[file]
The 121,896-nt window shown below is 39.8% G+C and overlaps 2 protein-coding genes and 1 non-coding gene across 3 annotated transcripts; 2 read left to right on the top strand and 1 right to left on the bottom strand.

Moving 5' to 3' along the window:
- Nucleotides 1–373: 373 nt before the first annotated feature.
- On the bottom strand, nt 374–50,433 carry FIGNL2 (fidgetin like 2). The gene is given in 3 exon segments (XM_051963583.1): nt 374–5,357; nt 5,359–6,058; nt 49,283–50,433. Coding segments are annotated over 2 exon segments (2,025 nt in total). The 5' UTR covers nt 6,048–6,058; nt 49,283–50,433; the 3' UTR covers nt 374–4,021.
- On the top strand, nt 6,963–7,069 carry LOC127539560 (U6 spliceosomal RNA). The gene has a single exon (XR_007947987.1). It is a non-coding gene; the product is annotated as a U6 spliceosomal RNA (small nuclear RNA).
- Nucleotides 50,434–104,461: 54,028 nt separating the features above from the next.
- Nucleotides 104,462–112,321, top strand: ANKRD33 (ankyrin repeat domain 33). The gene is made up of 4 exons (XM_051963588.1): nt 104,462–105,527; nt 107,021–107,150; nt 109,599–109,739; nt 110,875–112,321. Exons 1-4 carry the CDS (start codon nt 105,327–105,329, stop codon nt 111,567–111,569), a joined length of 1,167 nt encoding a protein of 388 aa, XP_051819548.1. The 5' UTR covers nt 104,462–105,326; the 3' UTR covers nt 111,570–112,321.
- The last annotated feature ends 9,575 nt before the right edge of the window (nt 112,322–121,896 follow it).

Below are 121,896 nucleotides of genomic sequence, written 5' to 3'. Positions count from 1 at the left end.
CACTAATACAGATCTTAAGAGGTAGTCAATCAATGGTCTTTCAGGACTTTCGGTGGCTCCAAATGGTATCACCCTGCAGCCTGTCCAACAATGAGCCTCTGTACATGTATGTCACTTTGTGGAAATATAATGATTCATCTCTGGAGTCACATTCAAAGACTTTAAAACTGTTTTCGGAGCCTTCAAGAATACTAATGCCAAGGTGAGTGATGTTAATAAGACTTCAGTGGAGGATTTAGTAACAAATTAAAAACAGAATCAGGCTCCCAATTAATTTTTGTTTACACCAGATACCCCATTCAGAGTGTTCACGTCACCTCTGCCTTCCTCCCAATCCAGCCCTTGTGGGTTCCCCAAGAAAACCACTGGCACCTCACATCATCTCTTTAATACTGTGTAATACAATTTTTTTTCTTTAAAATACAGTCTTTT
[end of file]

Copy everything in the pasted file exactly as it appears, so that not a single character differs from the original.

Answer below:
The 121,896-nt window shown below is 39.8% G+C and overlaps 2 protein-coding genes and 1 non-coding gene across 3 annotated transcripts; 2 read left to right on the top strand and 1 right to left on the bottom strand.

Moving 5' to 3' along the window:
- Nucleotides 1–373: 373 nt before the first annotated feature.
- On the bottom strand, nt 374–50,433 carry FIGNL2 (fidgetin like 2). The gene is given in 3 exon segments (XM_051963583.1): nt 374–5,357; nt 5,359–6,058; nt 49,283–50,433. Coding segments are annotated over 2 exon segments (2,025 nt in total). The 5' UTR covers nt 6,048–6,058; nt 49,283–50,433; the 3' UTR covers nt 374–4,021.
- On the top strand, nt 6,963–7,069 carry LOC127539560 (U6 spliceosomal RNA). The gene has a single exon (XR_007947987.1). It is a non-coding gene; the product is annotated as a U6 spliceosomal RNA (small nuclear RNA).
- Nucleotides 50,434–104,461: 54,028 nt separating the features above from the next.
- Nucleotides 104,462–112,321, top strand: ANKRD33 (ankyrin repeat domain 33). The gene is made up of 4 exons (XM_051963588.1): nt 104,462–105,527; nt 107,021–107,150; nt 109,599–109,739; nt 110,875–112,321. Exons 1-4 carry the CDS (start codon nt 105,327–105,329, stop codon nt 111,567–111,569), a joined length of 1,167 nt encoding a protein of 388 aa, XP_051819548.1. The 5' UTR covers nt 104,462–105,326; the 3' UTR covers nt 111,570–112,321.
- The last annotated feature ends 9,575 nt before the right edge of the window (nt 112,322–121,896 follow it).

Below are 121,896 nucleotides of genomic sequence, written 5' to 3'. Positions count from 1 at the left end.
CACTAATACAGATCTTAAGAGGTAGTCAATCAATGGTCTTTCAGGACTTTCGGTGGCTCCAAATGGTATCACCCTGCAGCCTGTCCAACAATGAGCCTCTGTACATGTATGTCACTTTGTGGAAATATAATGATTCATCTCTGGAGTCACATTCAAAGACTTTAAAACTGTTTTCGGAGCCTTCAAGAATACTAATGCCAAGGTGAGTGATGTTAATAAGACTTCAGTGGAGGATTTAGTAACAAATTAAAAACAGAATCAGGCTCCCAATTAATTTTTGTTTACACCAGATACCCCATTCAGAGTGTTCACGTCACCTCTGCCTTCCTCCCAATCCAGCCCTTGTGGGTTCCCCAAGAAAACCACTGGCACCTCACATCATCTCTTTAATACTGTGTAATACAATTTTTTTTCTTTAAAATACAGTCTTTT